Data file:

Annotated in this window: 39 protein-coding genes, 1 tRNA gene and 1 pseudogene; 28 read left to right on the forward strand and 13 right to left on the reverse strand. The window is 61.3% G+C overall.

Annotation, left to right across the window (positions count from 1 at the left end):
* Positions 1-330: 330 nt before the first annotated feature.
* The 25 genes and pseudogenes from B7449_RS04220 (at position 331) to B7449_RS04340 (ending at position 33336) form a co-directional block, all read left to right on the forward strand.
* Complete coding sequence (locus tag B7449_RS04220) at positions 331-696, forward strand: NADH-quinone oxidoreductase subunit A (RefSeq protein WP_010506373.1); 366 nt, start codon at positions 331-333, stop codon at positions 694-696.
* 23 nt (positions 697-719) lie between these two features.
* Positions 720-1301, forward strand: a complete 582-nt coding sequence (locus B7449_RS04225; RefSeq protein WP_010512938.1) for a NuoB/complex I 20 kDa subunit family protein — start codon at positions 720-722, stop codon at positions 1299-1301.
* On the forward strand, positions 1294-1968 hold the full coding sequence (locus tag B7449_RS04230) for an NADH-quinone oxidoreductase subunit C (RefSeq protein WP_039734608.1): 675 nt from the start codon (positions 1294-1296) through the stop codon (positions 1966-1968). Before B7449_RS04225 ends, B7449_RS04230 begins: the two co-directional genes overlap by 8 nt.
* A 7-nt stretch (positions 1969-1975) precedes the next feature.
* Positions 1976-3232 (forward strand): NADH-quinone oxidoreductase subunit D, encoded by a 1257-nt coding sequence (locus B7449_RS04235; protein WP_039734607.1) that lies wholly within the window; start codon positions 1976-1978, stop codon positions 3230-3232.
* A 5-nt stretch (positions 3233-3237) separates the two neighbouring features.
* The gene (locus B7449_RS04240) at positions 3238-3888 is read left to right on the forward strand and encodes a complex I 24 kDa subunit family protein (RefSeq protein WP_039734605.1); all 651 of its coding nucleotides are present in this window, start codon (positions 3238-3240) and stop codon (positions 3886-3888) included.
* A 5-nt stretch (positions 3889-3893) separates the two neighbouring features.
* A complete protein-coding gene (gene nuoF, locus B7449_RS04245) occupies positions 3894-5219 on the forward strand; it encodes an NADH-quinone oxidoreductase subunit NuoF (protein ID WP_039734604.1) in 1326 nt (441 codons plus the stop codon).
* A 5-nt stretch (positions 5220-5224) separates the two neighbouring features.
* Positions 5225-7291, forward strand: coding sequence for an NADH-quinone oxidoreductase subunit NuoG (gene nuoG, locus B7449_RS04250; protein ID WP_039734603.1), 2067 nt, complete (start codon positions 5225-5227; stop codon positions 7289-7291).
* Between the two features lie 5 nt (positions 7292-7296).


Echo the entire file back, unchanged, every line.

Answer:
Annotated in this window: 39 protein-coding genes, 1 tRNA gene and 1 pseudogene; 28 read left to right on the forward strand and 13 right to left on the reverse strand. The window is 61.3% G+C overall.

Annotation, left to right across the window (positions count from 1 at the left end):
* Positions 1-330: 330 nt before the first annotated feature.
* The 25 genes and pseudogenes from B7449_RS04220 (at position 331) to B7449_RS04340 (ending at position 33336) form a co-directional block, all read left to right on the forward strand.
* Complete coding sequence (locus tag B7449_RS04220) at positions 331-696, forward strand: NADH-quinone oxidoreductase subunit A (RefSeq protein WP_010506373.1); 366 nt, start codon at positions 331-333, stop codon at positions 694-696.
* 23 nt (positions 697-719) lie between these two features.
* Positions 720-1301, forward strand: a complete 582-nt coding sequence (locus B7449_RS04225; RefSeq protein WP_010512938.1) for a NuoB/complex I 20 kDa subunit family protein — start codon at positions 720-722, stop codon at positions 1299-1301.
* On the forward strand, positions 1294-1968 hold the full coding sequence (locus tag B7449_RS04230) for an NADH-quinone oxidoreductase subunit C (RefSeq protein WP_039734608.1): 675 nt from the start codon (positions 1294-1296) through the stop codon (positions 1966-1968). Before B7449_RS04225 ends, B7449_RS04230 begins: the two co-directional genes overlap by 8 nt.
* A 7-nt stretch (positions 1969-1975) precedes the next feature.
* Positions 1976-3232 (forward strand): NADH-quinone oxidoreductase subunit D, encoded by a 1257-nt coding sequence (locus B7449_RS04235; protein WP_039734607.1) that lies wholly within the window; start codon positions 1976-1978, stop codon positions 3230-3232.
* A 5-nt stretch (positions 3233-3237) separates the two neighbouring features.
* The gene (locus B7449_RS04240) at positions 3238-3888 is read left to right on the forward strand and encodes a complex I 24 kDa subunit family protein (RefSeq protein WP_039734605.1); all 651 of its coding nucleotides are present in this window, start codon (positions 3238-3240) and stop codon (positions 3886-3888) included.
* A 5-nt stretch (positions 3889-3893) separates the two neighbouring features.
* A complete protein-coding gene (gene nuoF, locus B7449_RS04245) occupies positions 3894-5219 on the forward strand; it encodes an NADH-quinone oxidoreductase subunit NuoF (protein ID WP_039734604.1) in 1326 nt (441 codons plus the stop codon).
* A 5-nt stretch (positions 5220-5224) separates the two neighbouring features.
* Positions 5225-7291, forward strand: coding sequence for an NADH-quinone oxidoreductase subunit NuoG (gene nuoG, locus B7449_RS04250; protein ID WP_039734603.1), 2067 nt, complete (start codon positions 5225-5227; stop codon positions 7289-7291).
* Between the two features lie 5 nt (positions 7292-7296).